October 8, 2018


A newly designed online degree offers quality education in a flexible format.


As one of the pioneers in high-quality online education, the UNC Gillings School of Global Public Health has delivered courses to a wide range of students.

Dr. Todd Nicolet works on his laptop.

Dr. Todd Nicolet

With the fall 2018 launch of MPH@UNC – the Gillings School’s new online Master of Public Health (MPH) program, a partnership with 2U – the School is strengthening and expanding its online offerings and sharing them with an even broader and more diverse audience.

“We want to reach people who would make excellent students and alumni but can’t participate in our traditional programs because of work or life commitments,” says Todd Nicolet, PhD, vice dean at the Gillings School. “We’re working on reaching those students by having more flexible course offerings, delivered in the most effective, highest-quality way possible.”

MPH@UNC is supported by 2U, the industry leader in working with higher education institutions to promote and design online programs.

The first cohort of about 70 MPH@UNC students will work toward an MPH degree that is newly designed for both the residential and online programs.

“We are opening up public health to people from a number of different backgrounds who may not have considered that the field was a fit for them,” says Anna Schenck, PhD, Professor of the Practice and director of the School’s Public Health Leadership Program.

A quote from Dr. Todd Nicolet“The problems that public health must solve – concerns such as opioid misuse, obesity and health inequities – are complex issues,” Schenck says. “They require cross-sector collaborations, with voices from many fields, including transportation, housing, health care, education and many others, working together.”

Schenck says the new online program provides an excellent public health education to people who traditionally might not receive public health training.

“We can bring people into the field of public health without their having to leave their jobs in education or city and regional planning,” she says. “We want people embedded in those areas to have public health leadership skills.”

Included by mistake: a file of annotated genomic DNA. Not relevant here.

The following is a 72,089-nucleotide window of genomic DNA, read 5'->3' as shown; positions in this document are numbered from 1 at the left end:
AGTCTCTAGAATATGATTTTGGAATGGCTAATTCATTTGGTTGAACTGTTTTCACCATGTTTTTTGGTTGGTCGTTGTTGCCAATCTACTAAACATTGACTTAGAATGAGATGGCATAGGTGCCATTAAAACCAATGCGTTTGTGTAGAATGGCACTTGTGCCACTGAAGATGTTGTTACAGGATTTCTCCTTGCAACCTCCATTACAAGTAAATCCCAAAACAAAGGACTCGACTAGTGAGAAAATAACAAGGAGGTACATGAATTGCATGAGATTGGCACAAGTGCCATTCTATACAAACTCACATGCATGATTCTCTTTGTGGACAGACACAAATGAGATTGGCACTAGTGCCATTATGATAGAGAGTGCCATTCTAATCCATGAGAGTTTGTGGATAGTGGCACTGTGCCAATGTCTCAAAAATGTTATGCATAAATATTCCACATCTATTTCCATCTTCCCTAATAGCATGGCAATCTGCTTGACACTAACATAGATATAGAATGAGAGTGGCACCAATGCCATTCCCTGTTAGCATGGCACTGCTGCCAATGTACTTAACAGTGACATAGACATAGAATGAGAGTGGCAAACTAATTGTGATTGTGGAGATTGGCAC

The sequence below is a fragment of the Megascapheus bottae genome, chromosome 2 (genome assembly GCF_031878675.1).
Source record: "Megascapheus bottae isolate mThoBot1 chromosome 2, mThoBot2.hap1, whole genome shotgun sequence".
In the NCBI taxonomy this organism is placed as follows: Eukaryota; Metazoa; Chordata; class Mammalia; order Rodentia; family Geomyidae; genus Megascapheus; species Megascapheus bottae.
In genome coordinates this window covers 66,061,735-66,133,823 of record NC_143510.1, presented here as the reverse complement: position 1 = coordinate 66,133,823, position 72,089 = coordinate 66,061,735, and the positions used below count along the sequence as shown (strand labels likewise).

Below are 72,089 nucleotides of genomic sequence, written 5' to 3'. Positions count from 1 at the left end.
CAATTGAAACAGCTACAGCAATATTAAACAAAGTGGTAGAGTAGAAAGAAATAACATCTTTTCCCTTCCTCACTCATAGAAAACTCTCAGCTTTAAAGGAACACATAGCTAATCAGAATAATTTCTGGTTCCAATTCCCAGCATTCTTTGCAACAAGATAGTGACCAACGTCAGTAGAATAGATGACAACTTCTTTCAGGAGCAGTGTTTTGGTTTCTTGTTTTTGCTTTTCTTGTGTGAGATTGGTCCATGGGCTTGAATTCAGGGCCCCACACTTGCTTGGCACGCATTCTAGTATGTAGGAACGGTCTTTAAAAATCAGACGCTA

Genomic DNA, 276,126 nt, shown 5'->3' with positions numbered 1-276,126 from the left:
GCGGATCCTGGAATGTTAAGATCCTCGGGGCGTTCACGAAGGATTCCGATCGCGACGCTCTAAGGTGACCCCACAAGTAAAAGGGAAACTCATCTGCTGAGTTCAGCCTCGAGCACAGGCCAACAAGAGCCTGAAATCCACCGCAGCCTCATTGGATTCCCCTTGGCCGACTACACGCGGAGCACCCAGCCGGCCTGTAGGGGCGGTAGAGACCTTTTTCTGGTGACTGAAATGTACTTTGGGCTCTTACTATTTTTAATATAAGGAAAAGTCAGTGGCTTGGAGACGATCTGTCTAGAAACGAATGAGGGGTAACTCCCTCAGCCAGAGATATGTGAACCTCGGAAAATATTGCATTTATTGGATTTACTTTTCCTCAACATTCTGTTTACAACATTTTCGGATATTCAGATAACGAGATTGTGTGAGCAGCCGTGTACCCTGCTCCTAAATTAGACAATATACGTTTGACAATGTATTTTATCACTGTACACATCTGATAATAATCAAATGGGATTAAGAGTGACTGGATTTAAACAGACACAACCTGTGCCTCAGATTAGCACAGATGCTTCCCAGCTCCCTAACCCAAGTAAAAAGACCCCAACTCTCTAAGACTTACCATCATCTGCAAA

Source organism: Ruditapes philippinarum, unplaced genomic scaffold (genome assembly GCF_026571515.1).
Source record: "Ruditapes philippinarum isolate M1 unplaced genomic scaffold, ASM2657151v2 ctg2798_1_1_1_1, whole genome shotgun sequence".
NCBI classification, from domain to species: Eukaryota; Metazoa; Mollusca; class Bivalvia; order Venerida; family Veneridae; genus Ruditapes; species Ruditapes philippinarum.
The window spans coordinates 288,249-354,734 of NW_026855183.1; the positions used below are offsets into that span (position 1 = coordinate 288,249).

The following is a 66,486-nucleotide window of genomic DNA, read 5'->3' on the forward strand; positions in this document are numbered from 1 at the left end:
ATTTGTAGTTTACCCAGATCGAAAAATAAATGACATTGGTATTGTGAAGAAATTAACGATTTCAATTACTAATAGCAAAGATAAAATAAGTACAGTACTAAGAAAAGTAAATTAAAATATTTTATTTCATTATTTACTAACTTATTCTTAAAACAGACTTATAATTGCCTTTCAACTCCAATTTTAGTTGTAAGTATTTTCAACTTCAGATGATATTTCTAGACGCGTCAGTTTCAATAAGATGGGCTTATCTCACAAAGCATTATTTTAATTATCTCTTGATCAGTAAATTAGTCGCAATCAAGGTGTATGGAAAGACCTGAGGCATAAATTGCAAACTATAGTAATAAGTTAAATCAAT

In fact, Leadership in Practice, based in the Public Health Leadership Program, is one of the initial concentrations offered by MPH@UNC.

“One of the first things we tell our students is that public health is a team sport; it is not something you can do by yourself,” Schenck says. “That means having the skill to bring others together, forge a common vision, prioritize the options and make a plan to move forward. Our students, who will have the leadership skills to bring people together and plan strategically, also will be steeped in assessment, policy development and evaluation, the main tools used by public health professionals to achieve change.”

Nutrition is another of the first concentrations offered to MPH@UNC students.

A students types at a standing work station.“Nutrition is absolutely critical to health, disease prevention and the treatment of many of the chronic diseases that affect people here in North Carolina and around the world,” says Elizabeth Mayer- Davis, PhD, RD, Cary C. Boshamer Distinguished Professor of nutrition and medicine and chair of the Gillings School’s nutrition department.

Mayer-Davis says many dietitians are employed in health departments, hospitals and other locations in which having an MPH degree will increase greatly their capacity to improve health outcomes.

“To be able to provide an excellent education in nutrition so that our students can serve populations at high risk for nutrition-sensitive conditions is really a tremendous advance for our school,” she says.

A new requirement by the Academy of Nutrition and Dietetics, which accredits registered dietitians (RDs), calls for RDs to have a graduate degree. The new online UNC program will allow people to earn the master’s degree in a way that fits with their family and work lives.

“We’re excited about the MPH@ UNC,” Mayer-Davis says, “and we feel strongly that the online degree must be excellent and of the same quality that we provide to our residential students.”

A quote from Dr. Anna SchenckNicolet believes the MPH program is one of the best at training public health practitioners.

“We hope,” he says, “that by being able to reach more people with a Gillings MPH education, we can expand the number of excellent public health practitioners and really make a difference in public health.”

—Michelle Lynn


Return to Table of Contents

Carolina Public Health is a publication of the University of North Carolina at Chapel Hill Gillings School of Global Public Health. To view previous issues, please visit sph.unc.edu/cph.